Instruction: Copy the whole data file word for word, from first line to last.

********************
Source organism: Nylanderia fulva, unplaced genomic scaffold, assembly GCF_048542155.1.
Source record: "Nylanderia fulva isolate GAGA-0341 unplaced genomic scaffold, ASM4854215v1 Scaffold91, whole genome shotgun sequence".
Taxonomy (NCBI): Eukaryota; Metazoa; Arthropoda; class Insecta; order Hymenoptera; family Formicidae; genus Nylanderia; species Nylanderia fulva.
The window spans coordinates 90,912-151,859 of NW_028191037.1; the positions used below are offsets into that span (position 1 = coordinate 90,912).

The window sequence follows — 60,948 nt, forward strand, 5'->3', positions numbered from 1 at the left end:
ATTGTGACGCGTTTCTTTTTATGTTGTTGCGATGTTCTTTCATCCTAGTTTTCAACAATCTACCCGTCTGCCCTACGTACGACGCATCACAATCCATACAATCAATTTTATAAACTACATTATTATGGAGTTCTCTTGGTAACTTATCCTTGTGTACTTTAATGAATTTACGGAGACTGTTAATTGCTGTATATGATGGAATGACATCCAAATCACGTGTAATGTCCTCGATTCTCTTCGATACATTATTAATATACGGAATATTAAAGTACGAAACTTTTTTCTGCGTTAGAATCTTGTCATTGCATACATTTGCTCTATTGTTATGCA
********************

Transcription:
Source organism: Nylanderia fulva, unplaced genomic scaffold, assembly GCF_048542155.1.
Source record: "Nylanderia fulva isolate GAGA-0341 unplaced genomic scaffold, ASM4854215v1 Scaffold91, whole genome shotgun sequence".
Taxonomy (NCBI): Eukaryota; Metazoa; Arthropoda; class Insecta; order Hymenoptera; family Formicidae; genus Nylanderia; species Nylanderia fulva.
The window spans coordinates 90,912-151,859 of NW_028191037.1; the positions used below are offsets into that span (position 1 = coordinate 90,912).

The window sequence follows — 60,948 nt, forward strand, 5'->3', positions numbered from 1 at the left end:
ATTGTGACGCGTTTCTTTTTATGTTGTTGCGATGTTCTTTCATCCTAGTTTTCAACAATCTACCCGTCTGCCCTACGTACGACGCATCACAATCCATACAATCAATTTTATAAACTACATTATTATGGAGTTCTCTTGGTAACTTATCCTTGTGTACTTTAATGAATTTACGGAGACTGTTAATTGCTGTATATGATGGAATGACATCCAAATCACGTGTAATGTCCTCGATTCTCTTCGATACATTATTAATATACGGAATATTAAAGTACGAAACTTTTTTCTGCGTTAGAATCTTGTCATTGCATACATTTGCTCTATTGTTATGCA